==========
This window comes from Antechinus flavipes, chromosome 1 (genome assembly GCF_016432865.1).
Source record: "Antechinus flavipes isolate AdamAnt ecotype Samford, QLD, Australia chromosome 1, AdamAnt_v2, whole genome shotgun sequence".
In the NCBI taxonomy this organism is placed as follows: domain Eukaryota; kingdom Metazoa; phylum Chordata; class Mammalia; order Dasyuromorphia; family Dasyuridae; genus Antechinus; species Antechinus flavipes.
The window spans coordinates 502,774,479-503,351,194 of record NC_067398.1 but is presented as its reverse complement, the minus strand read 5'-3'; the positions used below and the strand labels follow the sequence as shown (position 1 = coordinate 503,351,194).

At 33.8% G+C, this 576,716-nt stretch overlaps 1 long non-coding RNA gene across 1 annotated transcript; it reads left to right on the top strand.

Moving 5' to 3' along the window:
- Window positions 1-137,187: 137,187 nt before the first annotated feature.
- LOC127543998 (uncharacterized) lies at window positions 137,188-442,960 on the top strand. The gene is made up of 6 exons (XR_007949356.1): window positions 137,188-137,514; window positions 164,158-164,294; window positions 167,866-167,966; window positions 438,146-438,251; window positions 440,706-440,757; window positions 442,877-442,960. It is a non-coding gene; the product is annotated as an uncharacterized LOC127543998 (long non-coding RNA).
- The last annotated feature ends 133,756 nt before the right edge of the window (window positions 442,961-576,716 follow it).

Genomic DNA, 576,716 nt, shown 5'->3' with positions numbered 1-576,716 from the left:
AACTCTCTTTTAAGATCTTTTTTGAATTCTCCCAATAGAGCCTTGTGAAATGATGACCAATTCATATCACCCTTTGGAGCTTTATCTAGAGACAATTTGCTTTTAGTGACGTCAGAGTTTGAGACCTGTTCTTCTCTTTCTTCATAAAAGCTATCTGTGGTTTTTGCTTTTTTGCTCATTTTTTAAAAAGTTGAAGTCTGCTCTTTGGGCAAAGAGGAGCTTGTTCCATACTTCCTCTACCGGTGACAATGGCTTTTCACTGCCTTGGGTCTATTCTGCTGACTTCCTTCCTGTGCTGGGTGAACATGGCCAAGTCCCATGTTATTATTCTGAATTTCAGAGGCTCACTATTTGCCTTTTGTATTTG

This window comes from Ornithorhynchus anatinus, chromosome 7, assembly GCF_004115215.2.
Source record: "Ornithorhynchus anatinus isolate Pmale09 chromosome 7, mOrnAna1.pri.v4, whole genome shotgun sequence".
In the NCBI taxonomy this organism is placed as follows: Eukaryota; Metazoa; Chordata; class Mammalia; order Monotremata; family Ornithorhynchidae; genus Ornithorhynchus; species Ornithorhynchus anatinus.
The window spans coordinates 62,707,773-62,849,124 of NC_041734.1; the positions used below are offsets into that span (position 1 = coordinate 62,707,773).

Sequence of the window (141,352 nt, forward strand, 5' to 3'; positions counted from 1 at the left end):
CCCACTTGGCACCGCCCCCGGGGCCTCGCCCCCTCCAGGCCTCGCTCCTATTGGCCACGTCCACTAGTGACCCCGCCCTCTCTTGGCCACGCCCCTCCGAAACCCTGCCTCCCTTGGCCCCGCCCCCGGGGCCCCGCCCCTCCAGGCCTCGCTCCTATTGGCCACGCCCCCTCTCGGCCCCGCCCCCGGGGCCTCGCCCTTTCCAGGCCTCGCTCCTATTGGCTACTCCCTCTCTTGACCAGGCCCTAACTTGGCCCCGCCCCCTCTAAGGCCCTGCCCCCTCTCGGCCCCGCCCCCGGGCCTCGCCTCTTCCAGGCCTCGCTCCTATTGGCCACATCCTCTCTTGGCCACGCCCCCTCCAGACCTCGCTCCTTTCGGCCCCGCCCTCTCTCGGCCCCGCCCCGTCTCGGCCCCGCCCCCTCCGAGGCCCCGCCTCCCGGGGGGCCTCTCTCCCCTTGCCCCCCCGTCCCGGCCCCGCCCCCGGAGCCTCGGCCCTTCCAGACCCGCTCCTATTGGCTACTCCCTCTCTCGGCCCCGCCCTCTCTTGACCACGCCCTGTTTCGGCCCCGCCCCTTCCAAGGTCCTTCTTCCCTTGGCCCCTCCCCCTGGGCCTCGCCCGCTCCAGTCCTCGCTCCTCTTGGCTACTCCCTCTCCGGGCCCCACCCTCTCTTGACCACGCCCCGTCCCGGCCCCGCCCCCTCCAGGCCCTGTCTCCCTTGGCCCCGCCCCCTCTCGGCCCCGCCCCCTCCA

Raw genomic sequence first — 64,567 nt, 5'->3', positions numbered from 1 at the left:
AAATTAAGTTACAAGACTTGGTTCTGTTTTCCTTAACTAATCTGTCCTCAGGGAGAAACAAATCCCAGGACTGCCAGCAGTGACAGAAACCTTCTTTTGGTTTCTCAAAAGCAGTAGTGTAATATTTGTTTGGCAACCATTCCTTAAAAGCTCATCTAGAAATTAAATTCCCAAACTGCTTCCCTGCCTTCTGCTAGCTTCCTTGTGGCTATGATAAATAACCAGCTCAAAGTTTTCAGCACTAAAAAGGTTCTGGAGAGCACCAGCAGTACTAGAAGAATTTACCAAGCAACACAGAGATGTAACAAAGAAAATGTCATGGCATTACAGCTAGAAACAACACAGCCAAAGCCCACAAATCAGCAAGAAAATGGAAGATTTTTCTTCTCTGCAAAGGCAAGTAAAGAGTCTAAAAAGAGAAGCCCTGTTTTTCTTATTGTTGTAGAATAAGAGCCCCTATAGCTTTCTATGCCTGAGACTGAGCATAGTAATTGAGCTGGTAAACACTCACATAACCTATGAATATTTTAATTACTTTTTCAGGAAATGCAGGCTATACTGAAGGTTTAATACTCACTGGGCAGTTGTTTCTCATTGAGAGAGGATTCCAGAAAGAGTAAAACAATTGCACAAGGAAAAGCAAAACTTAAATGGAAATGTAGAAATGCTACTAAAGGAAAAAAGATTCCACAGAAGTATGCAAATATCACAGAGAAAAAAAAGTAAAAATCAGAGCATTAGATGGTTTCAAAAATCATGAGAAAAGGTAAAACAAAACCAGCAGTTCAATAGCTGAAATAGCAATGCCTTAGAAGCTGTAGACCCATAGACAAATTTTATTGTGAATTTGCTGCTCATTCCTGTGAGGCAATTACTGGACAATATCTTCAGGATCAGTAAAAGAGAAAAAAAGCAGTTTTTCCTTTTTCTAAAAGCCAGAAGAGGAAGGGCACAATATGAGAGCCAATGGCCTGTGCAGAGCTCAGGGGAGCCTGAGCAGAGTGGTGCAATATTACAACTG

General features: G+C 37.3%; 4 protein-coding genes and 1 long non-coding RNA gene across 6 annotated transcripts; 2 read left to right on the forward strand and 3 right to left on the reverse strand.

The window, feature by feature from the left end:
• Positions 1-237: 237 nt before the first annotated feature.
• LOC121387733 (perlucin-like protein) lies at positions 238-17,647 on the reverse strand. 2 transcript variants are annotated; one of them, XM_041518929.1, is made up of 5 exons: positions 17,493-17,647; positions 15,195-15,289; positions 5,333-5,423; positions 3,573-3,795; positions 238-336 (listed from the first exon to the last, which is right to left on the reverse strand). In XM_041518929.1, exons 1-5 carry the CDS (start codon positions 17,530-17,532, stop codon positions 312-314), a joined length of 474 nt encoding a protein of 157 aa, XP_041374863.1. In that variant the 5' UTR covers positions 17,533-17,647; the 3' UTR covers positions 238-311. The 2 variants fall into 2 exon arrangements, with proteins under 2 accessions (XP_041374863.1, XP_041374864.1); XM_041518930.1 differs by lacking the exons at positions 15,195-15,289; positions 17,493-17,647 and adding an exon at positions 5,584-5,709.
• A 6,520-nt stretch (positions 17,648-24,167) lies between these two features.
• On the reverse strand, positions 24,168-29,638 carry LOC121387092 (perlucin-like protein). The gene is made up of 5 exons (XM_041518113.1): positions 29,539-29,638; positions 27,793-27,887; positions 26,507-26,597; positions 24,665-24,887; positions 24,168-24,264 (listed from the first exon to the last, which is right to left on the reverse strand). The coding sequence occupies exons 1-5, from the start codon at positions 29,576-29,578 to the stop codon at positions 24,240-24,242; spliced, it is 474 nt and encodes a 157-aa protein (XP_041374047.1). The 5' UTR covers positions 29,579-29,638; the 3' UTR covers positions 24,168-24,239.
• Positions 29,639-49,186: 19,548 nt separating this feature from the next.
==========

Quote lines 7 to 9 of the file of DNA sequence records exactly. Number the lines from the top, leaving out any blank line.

- Window positions 1-137,187: 137,187 nt before the first annotated feature.
- LOC127543998 (uncharacterized) lies at window positions 137,188-442,960 on the top strand. The gene is made up of 6 exons (XR_007949356.1): window positions 137,188-137,514; window positions 164,158-164,294; window positions 167,866-167,966; window positions 438,146-438,251; window positions 440,706-440,757; window positions 442,877-442,960. It is a non-coding gene; the product is annotated as an uncharacterized LOC127543998 (long non-coding RNA).
- The last annotated feature ends 133,756 nt before the right edge of the window (window positions 442,961-576,716 follow it).